By Su-Lin Lee
We had a fantastic, interactive panel discussion on What Has Transformed Robotics?, sponsored by Science Robotics, as part of the second main day of the Hamlyn Symposium 2016. Panel members this year were Prof Peer Fischer (Max-Planck-Institut für Intelligente Systeme), Prof Rick Satava (University of Washington), Prof Russ Taylor (Johns Hopkins University), and Prof Pierre Dupont (Children’s Hospital Boston) and the session was chaired by Prof Guang-Zhong Yang (Hamlyn Centre, Imperial College London). This year, an online interactive system was successfully used to gather live questions and comments from the audience.
In Prof Yang’s introductory presentation, the results from an opinion poll on medical robotics were presented. The questions included:
- What is the main role of new materials for robotics?
- What is the most important research issue for soft robotics?
- Do we need to revisit NOTES?
- Towards the Fantastic Voyage: what is the potential of micro-robotics?
- How do human-robot interfaces improve the usability of robotic technology?
- What do you think will be the future of therapy?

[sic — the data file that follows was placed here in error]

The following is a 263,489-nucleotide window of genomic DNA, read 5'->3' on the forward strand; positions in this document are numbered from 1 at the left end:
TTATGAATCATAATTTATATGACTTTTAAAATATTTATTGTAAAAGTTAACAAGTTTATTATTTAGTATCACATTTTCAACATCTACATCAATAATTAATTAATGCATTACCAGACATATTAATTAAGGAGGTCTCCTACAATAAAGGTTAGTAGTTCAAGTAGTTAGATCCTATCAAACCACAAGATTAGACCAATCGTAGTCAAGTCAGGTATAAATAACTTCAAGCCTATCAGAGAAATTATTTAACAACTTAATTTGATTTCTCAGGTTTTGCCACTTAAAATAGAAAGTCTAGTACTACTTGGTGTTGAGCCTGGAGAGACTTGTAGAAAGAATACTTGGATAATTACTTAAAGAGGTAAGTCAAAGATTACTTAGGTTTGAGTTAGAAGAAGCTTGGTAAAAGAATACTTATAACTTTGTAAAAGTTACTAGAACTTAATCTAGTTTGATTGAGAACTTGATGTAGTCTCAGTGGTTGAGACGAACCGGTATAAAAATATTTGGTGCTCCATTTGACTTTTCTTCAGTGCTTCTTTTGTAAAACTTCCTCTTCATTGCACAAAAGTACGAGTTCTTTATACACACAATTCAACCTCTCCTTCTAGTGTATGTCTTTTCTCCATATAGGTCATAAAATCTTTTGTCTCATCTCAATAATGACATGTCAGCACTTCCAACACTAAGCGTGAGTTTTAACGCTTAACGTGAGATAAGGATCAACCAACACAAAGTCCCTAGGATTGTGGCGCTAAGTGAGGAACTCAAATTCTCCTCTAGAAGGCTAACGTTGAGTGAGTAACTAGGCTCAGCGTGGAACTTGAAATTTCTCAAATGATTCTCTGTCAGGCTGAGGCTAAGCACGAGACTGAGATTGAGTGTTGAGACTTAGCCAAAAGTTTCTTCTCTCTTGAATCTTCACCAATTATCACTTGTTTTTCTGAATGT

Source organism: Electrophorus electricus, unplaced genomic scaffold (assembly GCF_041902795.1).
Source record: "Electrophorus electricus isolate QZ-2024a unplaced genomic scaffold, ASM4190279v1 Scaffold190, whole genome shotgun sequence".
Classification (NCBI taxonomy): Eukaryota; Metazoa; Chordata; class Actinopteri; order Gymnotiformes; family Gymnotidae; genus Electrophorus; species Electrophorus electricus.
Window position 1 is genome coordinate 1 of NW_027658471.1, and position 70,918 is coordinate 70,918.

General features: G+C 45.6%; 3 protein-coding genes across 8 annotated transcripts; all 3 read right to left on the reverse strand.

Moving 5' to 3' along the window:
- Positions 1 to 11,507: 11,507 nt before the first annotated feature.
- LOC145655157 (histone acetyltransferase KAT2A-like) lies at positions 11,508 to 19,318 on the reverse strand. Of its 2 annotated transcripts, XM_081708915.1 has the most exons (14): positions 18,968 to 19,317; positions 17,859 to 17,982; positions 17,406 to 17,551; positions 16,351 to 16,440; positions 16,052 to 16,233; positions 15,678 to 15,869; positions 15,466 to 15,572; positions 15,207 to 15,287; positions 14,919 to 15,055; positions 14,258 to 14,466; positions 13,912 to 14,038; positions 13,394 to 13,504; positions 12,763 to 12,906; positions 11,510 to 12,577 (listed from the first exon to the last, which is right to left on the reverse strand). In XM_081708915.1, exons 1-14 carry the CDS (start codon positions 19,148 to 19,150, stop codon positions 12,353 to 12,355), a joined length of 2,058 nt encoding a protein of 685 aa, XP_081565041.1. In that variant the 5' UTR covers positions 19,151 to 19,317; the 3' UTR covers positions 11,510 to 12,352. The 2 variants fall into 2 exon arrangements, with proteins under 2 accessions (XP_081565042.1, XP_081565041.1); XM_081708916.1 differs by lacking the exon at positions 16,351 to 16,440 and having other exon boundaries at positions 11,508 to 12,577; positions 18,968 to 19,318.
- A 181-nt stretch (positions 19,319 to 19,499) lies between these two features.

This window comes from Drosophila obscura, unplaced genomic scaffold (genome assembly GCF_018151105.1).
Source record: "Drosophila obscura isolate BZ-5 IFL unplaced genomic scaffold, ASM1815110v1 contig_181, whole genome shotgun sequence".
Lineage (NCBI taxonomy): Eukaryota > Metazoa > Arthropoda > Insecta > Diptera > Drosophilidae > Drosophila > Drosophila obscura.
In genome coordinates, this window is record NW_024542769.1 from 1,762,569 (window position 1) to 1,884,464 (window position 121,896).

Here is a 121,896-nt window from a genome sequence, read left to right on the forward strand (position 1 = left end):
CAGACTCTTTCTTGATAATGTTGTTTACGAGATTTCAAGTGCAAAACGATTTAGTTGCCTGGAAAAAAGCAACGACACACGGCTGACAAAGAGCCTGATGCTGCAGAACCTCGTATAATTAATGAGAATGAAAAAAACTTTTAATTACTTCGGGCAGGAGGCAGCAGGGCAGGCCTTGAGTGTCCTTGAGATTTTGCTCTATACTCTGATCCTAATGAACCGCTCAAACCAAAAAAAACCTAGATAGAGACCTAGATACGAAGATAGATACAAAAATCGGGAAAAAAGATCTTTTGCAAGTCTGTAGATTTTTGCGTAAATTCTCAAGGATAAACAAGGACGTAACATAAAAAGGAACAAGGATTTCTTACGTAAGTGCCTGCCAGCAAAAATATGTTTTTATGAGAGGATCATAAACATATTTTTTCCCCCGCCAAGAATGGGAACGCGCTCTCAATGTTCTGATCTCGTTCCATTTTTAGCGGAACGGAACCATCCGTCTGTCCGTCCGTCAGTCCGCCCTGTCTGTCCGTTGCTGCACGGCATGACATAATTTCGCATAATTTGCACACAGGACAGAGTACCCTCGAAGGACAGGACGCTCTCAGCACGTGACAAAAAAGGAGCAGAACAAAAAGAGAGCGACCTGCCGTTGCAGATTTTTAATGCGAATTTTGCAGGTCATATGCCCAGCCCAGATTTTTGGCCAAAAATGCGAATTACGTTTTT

- What’s your preferred robotic platform?
There was a wide spread of answers on many of the questions, indicating still a wide range of topics to explore.
A lively discussion then ensued based on similar questions from Prof Yang. Of the last 25 years in medical robotics, the panellists believed the most important advances were “the integrated system”, “awareness and perception of robots”, and “acceptance by surgeons”. Regarding new materials, Prof Fischer postulated that there were no new materials but new fabrications processes; Prof Taylor agreed and also “self-sterilising” materials while Prof Dupont wished for new materials that could solve “the limitations of current materials” in robotics.
Moving onto the topic of soft robotics, the discussion became particularly lively, with Prof Satava suggesting that he hasn’t “seen any soft robotics like an octopus” and “why are we still using gears?” There were great insights from the audience regarding this topic, including the provision of a link to an article on the first gear discovered in nature. Soft bellows was another technology postulated by Prof Dupont for soft robotics. One particular question posed by Prof Satava, however, stumped the entire panel and audience: “What is the definition of soft robotics?”
Finally, the final points were on the future of medical robotics with suggestions including micro-robots and new methods of control (“direct thought”) for the next generation of robots.